Edited by Luisa Martín Rojo
[Benjamins Current Topics 83] 2016
► pp. 77–98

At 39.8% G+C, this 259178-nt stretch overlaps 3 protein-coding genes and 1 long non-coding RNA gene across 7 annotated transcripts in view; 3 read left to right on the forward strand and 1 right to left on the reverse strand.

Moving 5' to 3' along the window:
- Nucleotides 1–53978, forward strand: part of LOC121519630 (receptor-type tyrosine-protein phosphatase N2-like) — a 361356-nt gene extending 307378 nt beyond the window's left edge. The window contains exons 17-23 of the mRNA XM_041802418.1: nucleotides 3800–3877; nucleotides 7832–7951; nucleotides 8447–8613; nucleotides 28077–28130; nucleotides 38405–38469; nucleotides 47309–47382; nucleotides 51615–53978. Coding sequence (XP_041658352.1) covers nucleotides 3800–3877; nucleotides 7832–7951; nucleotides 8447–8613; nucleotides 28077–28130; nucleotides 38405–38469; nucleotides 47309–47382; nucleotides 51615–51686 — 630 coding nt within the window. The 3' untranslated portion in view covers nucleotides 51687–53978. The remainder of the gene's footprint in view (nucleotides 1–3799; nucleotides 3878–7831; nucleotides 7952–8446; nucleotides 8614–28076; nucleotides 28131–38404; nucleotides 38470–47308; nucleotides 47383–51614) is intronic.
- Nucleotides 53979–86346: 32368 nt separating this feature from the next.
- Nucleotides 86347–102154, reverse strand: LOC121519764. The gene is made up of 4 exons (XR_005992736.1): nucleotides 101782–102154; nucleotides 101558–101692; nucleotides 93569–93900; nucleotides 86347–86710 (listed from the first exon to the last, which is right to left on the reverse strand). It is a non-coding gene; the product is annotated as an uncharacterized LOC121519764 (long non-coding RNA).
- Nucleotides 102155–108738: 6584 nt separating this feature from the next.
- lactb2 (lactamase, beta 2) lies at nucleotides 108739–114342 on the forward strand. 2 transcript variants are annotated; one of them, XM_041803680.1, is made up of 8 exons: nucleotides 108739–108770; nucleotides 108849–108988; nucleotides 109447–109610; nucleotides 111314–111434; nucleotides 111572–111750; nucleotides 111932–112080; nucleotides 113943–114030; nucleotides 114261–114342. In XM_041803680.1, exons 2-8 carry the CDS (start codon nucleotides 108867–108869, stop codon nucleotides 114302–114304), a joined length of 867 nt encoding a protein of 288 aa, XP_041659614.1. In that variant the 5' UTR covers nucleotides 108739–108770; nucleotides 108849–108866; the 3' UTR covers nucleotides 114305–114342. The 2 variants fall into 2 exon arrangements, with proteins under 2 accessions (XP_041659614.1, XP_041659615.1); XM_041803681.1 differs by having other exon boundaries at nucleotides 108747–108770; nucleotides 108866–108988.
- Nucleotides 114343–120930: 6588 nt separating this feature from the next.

In this chapter, I expand a category of linguistic landscapes, the signs by individuals in public spaces, to include another form of linguistic landscape even more transgressive in nature and intent: the panoply of protest signs produced and mobilized by the Occupy Movement during the Fall of 2011 at Los Angeles City Hall Park. My data are drawn from the photographs I took of these signs at the Park and the near vicinity, a YouTube video of a protest sign, a blog commenting on this sign, and a political cartoon using the same image featured on two other signs. I explore how social actors drew upon and mediated specific discourses in their protest signs that became transportable across time and space, the role of these signs in transforming public space, and this linguistic landscape’s ensuing mobilities in its mediated relocations to online social media sites and blogs.